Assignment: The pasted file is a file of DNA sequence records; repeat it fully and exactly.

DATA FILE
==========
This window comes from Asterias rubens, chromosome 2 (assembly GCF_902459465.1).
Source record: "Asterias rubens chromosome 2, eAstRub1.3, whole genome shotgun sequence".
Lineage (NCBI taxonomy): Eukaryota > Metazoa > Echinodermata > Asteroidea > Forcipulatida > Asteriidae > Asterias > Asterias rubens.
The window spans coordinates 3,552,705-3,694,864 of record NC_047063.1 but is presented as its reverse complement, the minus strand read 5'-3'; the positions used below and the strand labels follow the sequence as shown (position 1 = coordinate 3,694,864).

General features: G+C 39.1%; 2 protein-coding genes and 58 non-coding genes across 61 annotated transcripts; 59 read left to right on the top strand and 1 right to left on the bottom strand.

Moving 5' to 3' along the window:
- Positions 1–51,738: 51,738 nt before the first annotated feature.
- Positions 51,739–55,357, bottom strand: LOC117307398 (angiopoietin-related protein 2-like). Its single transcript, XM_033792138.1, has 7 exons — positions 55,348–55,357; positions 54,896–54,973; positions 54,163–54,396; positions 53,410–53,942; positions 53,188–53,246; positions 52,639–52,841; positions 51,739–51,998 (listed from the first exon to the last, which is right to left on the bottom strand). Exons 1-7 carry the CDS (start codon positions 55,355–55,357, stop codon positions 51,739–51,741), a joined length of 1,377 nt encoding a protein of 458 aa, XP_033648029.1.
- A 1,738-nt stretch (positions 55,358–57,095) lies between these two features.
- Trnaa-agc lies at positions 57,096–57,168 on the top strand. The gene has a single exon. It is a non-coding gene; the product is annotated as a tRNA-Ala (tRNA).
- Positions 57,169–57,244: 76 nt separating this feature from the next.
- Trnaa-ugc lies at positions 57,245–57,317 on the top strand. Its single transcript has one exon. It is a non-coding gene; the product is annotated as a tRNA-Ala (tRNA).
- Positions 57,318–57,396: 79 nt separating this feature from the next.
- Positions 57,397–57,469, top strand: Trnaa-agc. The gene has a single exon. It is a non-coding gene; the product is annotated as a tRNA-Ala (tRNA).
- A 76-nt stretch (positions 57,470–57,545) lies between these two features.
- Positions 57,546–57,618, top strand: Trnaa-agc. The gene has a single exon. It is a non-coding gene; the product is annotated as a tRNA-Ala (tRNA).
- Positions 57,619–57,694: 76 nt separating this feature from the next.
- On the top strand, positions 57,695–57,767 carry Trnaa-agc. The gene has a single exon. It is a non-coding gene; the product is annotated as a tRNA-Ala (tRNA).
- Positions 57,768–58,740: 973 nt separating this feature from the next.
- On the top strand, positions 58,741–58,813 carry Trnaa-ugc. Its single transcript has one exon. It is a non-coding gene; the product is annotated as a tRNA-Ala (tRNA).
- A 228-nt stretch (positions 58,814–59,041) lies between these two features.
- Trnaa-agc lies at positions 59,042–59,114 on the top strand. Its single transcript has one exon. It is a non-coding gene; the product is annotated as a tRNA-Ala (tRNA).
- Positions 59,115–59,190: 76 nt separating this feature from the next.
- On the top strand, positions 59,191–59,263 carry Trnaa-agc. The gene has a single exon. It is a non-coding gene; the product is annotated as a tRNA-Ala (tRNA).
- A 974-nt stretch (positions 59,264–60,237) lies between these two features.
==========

This window comes from Asterias rubens, chromosome 2 (assembly GCF_902459465.1).
Source record: "Asterias rubens chromosome 2, eAstRub1.3, whole genome shotgun sequence".
Lineage (NCBI taxonomy): Eukaryota > Metazoa > Echinodermata > Asteroidea > Forcipulatida > Asteriidae > Asterias > Asterias rubens.
The window spans coordinates 3,552,705-3,694,864 of record NC_047063.1 but is presented as its reverse complement, the minus strand read 5'-3'; the positions used below and the strand labels follow the sequence as shown (position 1 = coordinate 3,694,864).

General features: G+C 39.1%; 2 protein-coding genes and 58 non-coding genes across 61 annotated transcripts; 59 read left to right on the top strand and 1 right to left on the bottom strand.

Moving 5' to 3' along the window:
- Positions 1–51,738: 51,738 nt before the first annotated feature.
- Positions 51,739–55,357, bottom strand: LOC117307398 (angiopoietin-related protein 2-like). Its single transcript, XM_033792138.1, has 7 exons — positions 55,348–55,357; positions 54,896–54,973; positions 54,163–54,396; positions 53,410–53,942; positions 53,188–53,246; positions 52,639–52,841; positions 51,739–51,998 (listed from the first exon to the last, which is right to left on the bottom strand). Exons 1-7 carry the CDS (start codon positions 55,355–55,357, stop codon positions 51,739–51,741), a joined length of 1,377 nt encoding a protein of 458 aa, XP_033648029.1.
- A 1,738-nt stretch (positions 55,358–57,095) lies between these two features.
- Trnaa-agc lies at positions 57,096–57,168 on the top strand. The gene has a single exon. It is a non-coding gene; the product is annotated as a tRNA-Ala (tRNA).
- Positions 57,169–57,244: 76 nt separating this feature from the next.
- Trnaa-ugc lies at positions 57,245–57,317 on the top strand. Its single transcript has one exon. It is a non-coding gene; the product is annotated as a tRNA-Ala (tRNA).
- Positions 57,318–57,396: 79 nt separating this feature from the next.
- Positions 57,397–57,469, top strand: Trnaa-agc. The gene has a single exon. It is a non-coding gene; the product is annotated as a tRNA-Ala (tRNA).
- A 76-nt stretch (positions 57,470–57,545) lies between these two features.
- Positions 57,546–57,618, top strand: Trnaa-agc. The gene has a single exon. It is a non-coding gene; the product is annotated as a tRNA-Ala (tRNA).
- Positions 57,619–57,694: 76 nt separating this feature from the next.
- On the top strand, positions 57,695–57,767 carry Trnaa-agc. The gene has a single exon. It is a non-coding gene; the product is annotated as a tRNA-Ala (tRNA).
- Positions 57,768–58,740: 973 nt separating this feature from the next.
- On the top strand, positions 58,741–58,813 carry Trnaa-ugc. Its single transcript has one exon. It is a non-coding gene; the product is annotated as a tRNA-Ala (tRNA).
- A 228-nt stretch (positions 58,814–59,041) lies between these two features.
- Trnaa-agc lies at positions 59,042–59,114 on the top strand. Its single transcript has one exon. It is a non-coding gene; the product is annotated as a tRNA-Ala (tRNA).
- Positions 59,115–59,190: 76 nt separating this feature from the next.
- On the top strand, positions 59,191–59,263 carry Trnaa-agc. The gene has a single exon. It is a non-coding gene; the product is annotated as a tRNA-Ala (tRNA).
- A 974-nt stretch (positions 59,264–60,237) lies between these two features.